Thursday, August 6, 2009

The Ambidextrous Organisation

“The Roman god Janus had two sets of eyes--one pair focusing on what lay behind, the other on what lay ahead.”[1] This very characteristic is what makes business, sporting, church and aid organisations supremely successful--simultaneously nimble to navigate to a prosperous future and able to consolidate present opportunities--and hence achieve to a work-class standard.

The core of this high-performing organisation is a dual focus on both the present (aligning outcomes to the present reality) and the future (adapting outcomes to the perceived future needs). The Ambidextrous Organisation is based upon the integration of two once diametrically-opposed business models.

Being able to master the principles of adaptability and alignment simultaneously means performing ambidextrously. These organisations have learned to hold the tensions resplendent in exploring opportunities with exploiting opportunities evenly, without losing balance to either.

For the organisation which works from the premise of predominantly aligning itself with today’s reality, the foci is mechanistic and operational and it needs to be authoritative and top-down in its approach to problem solving. The organisation which centres itself on adapting, however, has a much more innovative, visionary and entrepreneurial scope. The former is low risk, the latter high risk.[2]

The problem for organisations which focus too highly on one area as compared with the other, however, is they risk being caught out by the ever-changing business environment or world context, or they perhaps may not attend to the needs of the day in shoring up the present and hence providing for the future.

Then, when organisations do embrace ambidexterity, they invariably fall into the ‘structural ambidexterity trap’--they separate out approaches to innovation and alignment by creating separate departments for each rather than integrating adaptive functions with aligning functions. Separate ‘business improvement’ departments (a.k.a. “silos”) are hence counterproductive in the business sense. The same theory works for any organisation as the overall communication flows and decision-making are stifled in silos. It promotes an awkward ‘us and them’ philosophy to business.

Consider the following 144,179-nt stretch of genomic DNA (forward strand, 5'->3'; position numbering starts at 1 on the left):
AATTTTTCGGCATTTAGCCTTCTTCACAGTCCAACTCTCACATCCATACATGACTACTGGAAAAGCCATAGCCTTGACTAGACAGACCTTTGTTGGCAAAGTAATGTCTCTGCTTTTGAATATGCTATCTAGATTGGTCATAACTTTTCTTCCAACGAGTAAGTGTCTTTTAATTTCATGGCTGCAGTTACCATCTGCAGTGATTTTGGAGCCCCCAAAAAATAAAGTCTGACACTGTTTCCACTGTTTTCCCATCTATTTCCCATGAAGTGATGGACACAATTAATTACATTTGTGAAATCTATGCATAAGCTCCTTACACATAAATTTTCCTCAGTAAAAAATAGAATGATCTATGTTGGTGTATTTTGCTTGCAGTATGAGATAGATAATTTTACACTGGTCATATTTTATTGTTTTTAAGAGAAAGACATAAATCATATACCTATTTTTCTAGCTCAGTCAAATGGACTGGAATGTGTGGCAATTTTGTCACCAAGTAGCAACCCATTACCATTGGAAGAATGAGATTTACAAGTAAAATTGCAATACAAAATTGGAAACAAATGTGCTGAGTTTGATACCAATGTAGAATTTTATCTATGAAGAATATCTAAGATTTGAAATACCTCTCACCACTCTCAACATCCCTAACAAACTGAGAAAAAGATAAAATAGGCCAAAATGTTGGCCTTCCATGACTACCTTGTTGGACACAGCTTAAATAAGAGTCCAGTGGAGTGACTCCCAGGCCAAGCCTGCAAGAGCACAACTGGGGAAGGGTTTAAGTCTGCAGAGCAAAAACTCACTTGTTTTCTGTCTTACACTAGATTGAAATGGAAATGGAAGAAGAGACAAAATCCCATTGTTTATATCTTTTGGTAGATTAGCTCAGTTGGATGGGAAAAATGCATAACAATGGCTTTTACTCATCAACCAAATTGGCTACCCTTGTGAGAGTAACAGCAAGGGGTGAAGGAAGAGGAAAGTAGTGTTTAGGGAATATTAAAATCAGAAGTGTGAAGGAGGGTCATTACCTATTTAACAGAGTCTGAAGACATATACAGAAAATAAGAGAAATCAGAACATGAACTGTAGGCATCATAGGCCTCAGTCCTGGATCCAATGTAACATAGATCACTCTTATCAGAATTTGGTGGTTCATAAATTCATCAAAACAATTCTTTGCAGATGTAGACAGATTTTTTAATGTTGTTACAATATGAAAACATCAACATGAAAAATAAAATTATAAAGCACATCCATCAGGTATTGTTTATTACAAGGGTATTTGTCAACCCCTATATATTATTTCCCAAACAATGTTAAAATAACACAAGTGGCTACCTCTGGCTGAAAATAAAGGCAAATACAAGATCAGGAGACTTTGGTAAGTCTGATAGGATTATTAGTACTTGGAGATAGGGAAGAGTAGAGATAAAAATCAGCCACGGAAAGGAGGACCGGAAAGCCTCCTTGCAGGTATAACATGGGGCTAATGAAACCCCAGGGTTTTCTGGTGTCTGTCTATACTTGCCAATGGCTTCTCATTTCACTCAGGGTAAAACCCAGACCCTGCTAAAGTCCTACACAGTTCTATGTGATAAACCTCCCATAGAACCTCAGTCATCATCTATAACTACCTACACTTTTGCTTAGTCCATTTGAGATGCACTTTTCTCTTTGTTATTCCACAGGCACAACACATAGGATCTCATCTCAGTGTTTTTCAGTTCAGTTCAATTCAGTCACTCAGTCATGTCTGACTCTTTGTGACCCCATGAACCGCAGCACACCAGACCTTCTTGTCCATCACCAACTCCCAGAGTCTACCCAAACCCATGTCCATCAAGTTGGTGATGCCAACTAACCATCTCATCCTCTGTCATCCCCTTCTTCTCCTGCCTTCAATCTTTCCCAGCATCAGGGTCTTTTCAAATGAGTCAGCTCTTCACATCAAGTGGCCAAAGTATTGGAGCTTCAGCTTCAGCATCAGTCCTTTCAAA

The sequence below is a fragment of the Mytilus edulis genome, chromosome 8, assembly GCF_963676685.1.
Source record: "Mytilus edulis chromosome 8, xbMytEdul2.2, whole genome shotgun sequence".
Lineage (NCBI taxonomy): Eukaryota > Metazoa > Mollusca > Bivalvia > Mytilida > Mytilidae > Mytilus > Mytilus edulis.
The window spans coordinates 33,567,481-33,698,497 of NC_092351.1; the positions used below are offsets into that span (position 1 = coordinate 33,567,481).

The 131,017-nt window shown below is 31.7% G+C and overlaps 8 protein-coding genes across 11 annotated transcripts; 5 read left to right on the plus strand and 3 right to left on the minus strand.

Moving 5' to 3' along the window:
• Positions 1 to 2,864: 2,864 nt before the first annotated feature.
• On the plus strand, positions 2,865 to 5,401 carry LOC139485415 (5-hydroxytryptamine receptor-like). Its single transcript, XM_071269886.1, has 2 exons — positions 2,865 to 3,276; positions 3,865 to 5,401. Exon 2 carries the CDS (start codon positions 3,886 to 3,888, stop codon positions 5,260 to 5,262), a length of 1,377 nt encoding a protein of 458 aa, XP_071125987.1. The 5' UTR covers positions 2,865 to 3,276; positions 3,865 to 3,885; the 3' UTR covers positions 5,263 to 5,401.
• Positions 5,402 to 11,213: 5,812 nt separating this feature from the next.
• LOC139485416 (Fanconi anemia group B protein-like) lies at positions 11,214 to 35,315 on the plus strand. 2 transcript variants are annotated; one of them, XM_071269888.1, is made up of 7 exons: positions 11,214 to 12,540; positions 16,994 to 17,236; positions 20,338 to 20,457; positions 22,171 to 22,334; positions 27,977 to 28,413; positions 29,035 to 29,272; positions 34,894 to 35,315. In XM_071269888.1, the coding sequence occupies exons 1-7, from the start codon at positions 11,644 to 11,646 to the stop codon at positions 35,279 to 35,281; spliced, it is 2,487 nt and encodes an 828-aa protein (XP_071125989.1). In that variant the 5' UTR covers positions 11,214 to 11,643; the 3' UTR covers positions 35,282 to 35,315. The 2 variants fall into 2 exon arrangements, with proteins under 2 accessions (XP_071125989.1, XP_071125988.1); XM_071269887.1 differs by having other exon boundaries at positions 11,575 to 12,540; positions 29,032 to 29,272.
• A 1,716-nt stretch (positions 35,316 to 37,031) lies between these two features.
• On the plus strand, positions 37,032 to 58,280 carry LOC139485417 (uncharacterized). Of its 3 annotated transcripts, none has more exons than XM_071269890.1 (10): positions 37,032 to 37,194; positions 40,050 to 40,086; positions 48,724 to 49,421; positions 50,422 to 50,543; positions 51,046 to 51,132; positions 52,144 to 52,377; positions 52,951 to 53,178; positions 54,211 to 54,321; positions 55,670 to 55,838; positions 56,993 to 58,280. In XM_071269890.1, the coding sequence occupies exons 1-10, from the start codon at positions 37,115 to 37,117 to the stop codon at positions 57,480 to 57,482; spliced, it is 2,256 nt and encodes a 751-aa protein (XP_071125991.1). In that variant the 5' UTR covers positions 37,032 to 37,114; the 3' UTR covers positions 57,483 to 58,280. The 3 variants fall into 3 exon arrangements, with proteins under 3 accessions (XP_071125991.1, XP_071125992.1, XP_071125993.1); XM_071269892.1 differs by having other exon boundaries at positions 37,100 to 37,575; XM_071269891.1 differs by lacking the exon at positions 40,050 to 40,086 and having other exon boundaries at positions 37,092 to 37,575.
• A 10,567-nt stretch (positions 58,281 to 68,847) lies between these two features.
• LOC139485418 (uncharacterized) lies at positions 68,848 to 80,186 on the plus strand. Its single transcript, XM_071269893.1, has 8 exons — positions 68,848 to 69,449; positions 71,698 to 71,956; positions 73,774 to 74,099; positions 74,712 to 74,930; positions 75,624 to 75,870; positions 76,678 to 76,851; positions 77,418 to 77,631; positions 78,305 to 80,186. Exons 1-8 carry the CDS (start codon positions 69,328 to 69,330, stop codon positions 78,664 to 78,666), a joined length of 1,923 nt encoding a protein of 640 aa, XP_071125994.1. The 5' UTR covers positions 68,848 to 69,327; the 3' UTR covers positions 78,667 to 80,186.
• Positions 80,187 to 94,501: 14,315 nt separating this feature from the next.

Contextual ambidexterity, on the other hand, works at the level of not only the organisation, but the individual employee too. Think of a worker who can service both the current role and foresee and respond to future needs, simultaneously, through their choice.

This worker is more likely to be working for a leader/organisation that values and enables ambidexterity. They empower the individual by allowing them personal choice on the “activities to pursue in their day-to-day work.”[3] This might seem a luxury to some, but high-performing organisations are also high-trust organisations. They have to be.

The leader of the contextually ambidextrous organisation can also have the freedom to act outside of structural constraints to achieve good business outcomes. There is sufficient organisational tolerance which allows him or her to achieve innovatively.

Ambidextrous Leadership is the espoused management of, “Different alignments [both exploring/adapting and exploiting/aligning] held together through senior-team integration, common vision and values, and common senior-team rewards.”[4] It’s entirely integrative and holistic in its approach with both an eye on the present as well as the future.
s
ENDNOTES:
[1] Charles A. O’Reilly III & Michael L. Tushman, The Ambidextrous Organization (Harvard Business Review: On Point, 2004), p. 2. Available online: http://www2.hig.se/~lbn/Kurser/InnovationMgmt/Ambidextrous_OReilly_Tushman_2004.pdf (There are strict copyright controls in place for this work.)
[2] O’Reilly & Tushman, Ibid, p. 8.
[3] Julian Birkinshaw & Cristina Gibson, The Ambidextrous Organisation: Executive Briefing (Advanced Institute of Management [AIM] Research, Oct 2005), p. 5. Available online: http://www.aimresearch.org/aim-publications/executive-briefing
[4] O’Reilly & Tushman, Op cit, p. 8.

No comments:

Post a Comment

Note: Only a member of this blog may post a comment.